I told you about the phytoplankton and we see a change in those as well, at this boundary where we found these small shelly fossils. 45skiagiaS.jpg This one looks quite different from the previous one that I showed you that was 850 million years old. This one is 540-545 million years old and it's got a lot more structure to it and many more spines on it. This is a major change in the phytoplankton. So phytoplankton changed at this time, as well. It's not just metazoans, the animals, 46starS.jpg that radiated with skeletons. These things are doing something, too. And they're radiating into many more species, into many more morphologies. We can see by studying their distribution over wider ranges of geography that they had biogeographic patterns that are analogous to the kinds of patterns we see in 47sporesS.jpg phytoplankton today. They radiate into a whole variety of different kinds, too, as you move from the Cambrian into the overlying Ordovician and Silurian. These phytoplankton are tracing evolutionary patterns; I should say trace, the evolutionary patterns of animals through this period of time starting with some simple-looking things sort of like that. The animals were relatively simple in many ways and then became more complex through the Cambrian and into the Ordovician and Silurian when everything gets going really well.

There were also forminifera, 48yanisS.jpg another kind of single-celled protozoan. These made tubes and they're worldwide in their distribution as all of the other things are. 49platysS.jpg Here are some of the flattened tubes from up in the Baltic region. They're very widespread in that area. In fact, they're very widespread around the world. 50barS.jpg Here's one from California still embedded in the rock. You see, these kinds of organisms made their shells of sand or silt in this case. At the base of the Cambrian or soon thereafter, we have the organic-walled phytoplankton, the siliceous radiolarians, the agglutinated (cemented sand or silt) skeletons of foraminifera, and the secreted calcium carbonate and phosphoric skeletons of the earliest metazoans. This will come to bear on this problem of radiation at this period of time, in a few more minutes. 51idahoS.jpg As the foraminifera radiate through time in the Cambrian, they develop other structures and other morphologies, and other species just like the metazoans did. In other words, we see as a same pattern of evolution in these quite diverse groups--animals, protozoans, algae, and phytoplankton--that live in different parts of the marine environment, on the bottom, in the water column, onshore and offshore. They are all radiating at the same time near the base of the Cambrian.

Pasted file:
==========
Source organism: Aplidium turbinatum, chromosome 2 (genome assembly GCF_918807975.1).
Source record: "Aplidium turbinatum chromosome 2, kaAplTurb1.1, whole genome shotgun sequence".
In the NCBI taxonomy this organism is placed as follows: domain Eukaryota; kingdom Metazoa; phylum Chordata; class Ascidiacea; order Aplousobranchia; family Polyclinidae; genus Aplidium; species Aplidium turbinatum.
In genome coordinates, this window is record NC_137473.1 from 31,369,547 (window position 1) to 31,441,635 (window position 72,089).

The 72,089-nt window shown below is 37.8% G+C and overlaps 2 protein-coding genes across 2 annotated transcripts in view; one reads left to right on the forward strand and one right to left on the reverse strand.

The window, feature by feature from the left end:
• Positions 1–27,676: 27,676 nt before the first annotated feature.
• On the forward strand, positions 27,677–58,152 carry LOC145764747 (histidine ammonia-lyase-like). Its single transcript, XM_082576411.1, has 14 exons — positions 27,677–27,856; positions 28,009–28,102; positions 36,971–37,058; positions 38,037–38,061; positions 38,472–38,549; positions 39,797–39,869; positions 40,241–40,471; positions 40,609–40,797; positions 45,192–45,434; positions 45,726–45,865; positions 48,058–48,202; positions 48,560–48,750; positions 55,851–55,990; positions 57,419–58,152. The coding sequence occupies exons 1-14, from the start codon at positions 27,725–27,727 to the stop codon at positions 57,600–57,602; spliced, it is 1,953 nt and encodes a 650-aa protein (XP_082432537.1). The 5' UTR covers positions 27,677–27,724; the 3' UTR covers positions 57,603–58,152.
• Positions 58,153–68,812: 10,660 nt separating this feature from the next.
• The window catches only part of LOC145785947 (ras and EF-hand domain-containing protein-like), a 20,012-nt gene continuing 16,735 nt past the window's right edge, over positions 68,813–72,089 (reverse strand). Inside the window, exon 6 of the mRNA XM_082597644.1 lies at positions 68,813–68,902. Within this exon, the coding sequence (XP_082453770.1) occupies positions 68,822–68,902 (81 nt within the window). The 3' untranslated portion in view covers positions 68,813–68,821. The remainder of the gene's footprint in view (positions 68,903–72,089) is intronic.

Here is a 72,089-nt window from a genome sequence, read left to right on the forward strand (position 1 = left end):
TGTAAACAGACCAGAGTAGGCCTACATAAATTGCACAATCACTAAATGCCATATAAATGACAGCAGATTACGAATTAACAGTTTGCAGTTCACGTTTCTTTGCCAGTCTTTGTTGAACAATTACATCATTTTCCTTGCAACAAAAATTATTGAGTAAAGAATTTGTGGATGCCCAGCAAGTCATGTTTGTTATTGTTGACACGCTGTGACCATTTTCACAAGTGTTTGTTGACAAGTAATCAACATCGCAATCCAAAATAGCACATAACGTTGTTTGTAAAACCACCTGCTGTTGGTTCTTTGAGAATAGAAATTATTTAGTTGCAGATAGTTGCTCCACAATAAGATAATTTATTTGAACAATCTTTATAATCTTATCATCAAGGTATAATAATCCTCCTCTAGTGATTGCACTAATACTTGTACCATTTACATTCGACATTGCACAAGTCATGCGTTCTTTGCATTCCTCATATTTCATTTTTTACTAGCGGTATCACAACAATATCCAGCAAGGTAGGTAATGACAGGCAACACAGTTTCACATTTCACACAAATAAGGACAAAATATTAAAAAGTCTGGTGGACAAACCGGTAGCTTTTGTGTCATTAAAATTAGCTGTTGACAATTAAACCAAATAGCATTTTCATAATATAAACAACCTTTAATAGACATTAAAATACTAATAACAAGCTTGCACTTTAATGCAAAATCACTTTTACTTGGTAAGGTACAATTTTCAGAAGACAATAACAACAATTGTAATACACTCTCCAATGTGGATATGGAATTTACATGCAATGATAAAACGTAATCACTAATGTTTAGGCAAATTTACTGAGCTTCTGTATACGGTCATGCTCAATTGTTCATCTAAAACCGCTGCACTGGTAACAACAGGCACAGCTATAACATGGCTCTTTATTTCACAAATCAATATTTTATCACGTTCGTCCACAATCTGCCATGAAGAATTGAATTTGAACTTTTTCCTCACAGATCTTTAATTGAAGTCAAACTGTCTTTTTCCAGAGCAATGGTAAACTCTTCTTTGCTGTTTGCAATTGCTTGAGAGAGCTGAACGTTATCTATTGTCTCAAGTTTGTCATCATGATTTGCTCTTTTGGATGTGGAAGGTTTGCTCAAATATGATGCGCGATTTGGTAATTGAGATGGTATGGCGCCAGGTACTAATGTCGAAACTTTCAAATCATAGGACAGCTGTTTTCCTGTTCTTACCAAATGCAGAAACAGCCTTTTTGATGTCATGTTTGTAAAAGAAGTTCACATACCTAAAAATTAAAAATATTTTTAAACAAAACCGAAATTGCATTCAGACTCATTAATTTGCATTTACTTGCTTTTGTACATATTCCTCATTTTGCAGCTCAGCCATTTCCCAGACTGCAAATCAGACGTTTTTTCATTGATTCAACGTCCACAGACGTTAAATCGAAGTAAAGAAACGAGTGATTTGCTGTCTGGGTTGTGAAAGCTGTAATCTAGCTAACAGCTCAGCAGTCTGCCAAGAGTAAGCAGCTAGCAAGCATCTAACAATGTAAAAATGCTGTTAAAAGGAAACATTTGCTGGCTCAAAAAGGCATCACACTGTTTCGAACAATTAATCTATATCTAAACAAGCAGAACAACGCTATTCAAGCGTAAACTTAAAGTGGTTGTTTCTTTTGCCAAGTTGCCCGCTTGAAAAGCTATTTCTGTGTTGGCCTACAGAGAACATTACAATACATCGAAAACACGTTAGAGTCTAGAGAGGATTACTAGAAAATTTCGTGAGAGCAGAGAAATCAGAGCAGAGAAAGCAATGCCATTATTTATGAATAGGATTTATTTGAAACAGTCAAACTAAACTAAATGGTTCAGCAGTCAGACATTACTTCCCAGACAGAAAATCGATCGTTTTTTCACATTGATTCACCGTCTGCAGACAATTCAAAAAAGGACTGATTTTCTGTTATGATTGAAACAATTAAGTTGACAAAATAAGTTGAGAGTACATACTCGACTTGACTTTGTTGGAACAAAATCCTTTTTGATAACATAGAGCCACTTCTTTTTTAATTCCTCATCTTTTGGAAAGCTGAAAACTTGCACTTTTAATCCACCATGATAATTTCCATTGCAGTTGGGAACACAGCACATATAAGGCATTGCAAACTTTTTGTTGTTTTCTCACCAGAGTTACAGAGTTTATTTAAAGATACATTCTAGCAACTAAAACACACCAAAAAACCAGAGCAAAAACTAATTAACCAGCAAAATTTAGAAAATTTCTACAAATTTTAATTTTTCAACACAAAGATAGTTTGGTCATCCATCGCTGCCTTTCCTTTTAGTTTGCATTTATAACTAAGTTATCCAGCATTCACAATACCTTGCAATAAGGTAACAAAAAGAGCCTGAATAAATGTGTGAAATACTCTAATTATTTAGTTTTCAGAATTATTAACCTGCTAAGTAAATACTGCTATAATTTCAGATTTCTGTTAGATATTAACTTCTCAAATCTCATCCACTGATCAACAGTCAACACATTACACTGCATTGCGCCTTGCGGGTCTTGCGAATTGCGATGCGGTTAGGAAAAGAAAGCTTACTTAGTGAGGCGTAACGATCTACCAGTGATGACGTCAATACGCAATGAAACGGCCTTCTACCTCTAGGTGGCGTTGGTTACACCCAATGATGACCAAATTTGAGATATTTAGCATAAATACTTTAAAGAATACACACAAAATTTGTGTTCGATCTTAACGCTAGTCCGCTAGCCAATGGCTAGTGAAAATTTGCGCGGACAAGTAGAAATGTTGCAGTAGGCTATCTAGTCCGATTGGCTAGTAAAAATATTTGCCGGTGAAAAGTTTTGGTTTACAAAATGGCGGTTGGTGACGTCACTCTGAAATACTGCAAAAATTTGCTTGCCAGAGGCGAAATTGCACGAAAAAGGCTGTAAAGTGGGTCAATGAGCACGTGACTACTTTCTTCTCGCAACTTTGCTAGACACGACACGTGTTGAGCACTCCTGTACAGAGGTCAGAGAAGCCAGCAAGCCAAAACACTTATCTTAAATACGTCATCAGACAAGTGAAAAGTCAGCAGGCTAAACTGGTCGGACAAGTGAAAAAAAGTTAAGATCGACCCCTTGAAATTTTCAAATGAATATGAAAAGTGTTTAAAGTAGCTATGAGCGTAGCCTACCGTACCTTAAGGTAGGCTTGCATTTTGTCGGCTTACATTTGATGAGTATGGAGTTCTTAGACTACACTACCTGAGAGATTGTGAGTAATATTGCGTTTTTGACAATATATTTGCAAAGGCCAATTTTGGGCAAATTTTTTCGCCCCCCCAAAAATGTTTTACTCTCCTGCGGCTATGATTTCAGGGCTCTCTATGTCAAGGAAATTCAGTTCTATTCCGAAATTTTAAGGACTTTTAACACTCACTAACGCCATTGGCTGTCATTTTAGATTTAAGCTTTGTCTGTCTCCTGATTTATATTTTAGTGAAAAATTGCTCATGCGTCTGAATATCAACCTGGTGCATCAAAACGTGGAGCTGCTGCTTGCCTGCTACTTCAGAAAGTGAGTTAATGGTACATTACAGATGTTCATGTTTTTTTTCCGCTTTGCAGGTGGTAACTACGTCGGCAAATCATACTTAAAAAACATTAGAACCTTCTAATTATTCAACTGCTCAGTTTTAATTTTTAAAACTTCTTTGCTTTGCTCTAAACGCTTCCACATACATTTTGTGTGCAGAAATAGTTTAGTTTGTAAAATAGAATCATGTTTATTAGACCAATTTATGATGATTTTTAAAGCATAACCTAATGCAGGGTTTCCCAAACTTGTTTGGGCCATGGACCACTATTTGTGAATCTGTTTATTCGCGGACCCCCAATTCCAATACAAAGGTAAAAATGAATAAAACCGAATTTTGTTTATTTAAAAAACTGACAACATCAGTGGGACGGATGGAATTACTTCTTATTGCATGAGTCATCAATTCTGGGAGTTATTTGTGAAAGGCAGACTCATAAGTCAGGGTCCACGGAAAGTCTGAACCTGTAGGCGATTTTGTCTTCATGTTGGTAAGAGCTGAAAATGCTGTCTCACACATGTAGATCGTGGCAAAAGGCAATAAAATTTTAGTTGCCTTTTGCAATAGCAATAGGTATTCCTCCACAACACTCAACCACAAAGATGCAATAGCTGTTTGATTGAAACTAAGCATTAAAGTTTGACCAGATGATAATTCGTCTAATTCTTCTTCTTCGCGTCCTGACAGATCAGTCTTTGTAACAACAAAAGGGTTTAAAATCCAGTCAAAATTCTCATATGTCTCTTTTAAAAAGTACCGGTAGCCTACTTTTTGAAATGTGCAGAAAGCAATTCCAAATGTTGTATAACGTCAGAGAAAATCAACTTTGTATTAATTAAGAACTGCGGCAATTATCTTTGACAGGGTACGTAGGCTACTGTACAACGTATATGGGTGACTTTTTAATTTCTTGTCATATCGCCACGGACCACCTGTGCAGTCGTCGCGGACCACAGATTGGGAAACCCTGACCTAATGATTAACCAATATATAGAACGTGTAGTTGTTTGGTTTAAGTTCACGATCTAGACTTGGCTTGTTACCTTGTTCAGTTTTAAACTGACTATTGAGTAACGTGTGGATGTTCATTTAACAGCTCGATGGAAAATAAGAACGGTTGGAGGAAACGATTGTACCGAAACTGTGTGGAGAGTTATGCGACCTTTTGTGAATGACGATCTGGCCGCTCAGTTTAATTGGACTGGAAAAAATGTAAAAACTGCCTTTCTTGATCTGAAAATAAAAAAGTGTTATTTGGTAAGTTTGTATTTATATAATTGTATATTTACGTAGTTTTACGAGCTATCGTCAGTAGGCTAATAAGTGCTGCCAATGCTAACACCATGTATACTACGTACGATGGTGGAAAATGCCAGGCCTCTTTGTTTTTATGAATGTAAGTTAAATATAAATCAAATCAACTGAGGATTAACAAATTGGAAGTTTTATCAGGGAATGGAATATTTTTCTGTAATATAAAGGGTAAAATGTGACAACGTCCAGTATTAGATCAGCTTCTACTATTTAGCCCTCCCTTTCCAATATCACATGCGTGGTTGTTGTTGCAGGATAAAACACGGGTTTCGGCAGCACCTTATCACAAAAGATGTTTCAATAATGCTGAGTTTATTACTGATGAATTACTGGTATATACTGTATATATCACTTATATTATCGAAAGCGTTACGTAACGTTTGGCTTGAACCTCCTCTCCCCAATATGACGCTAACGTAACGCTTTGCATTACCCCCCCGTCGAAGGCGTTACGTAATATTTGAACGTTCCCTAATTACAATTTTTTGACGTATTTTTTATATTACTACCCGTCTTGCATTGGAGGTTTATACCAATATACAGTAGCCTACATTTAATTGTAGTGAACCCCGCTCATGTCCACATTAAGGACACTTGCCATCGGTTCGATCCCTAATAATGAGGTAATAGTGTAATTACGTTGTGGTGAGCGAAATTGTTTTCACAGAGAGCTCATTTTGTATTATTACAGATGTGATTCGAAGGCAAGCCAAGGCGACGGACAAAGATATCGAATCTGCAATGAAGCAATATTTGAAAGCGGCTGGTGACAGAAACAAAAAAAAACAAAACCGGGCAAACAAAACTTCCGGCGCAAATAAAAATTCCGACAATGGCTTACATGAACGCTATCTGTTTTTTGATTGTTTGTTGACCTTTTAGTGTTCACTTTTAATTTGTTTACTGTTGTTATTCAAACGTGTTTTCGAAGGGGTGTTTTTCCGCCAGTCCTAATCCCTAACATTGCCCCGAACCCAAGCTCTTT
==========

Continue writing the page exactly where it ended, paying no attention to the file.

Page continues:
At the base of the Cambrian we have also the appearance of a different set of trace fossils. 52fingerS.jpg This is a trace fossil. In fact, it marks the base of the Cambrian in the reference section in Newfoundland. Phycodes pedum, it's called. That's my thumb, for scale. And you'll notice here, just a few stratigraphic meters above the first appearance, there are some really fancy and big trace fossils. The guys that made these were cruising across the surface of the mud in search patterns that are highly sophisticated and quite different from what we saw in the Precambrian or Vendian rocks, say at the White Sea or down in Australia. 54pickaxS.jpg You see them everywhere; here are some other ones. To a trained eye, even to your eye I hope, you can see the difference. So, with all kinds of fossils, we see a major time of radiation, even when there are no skeletons preserved.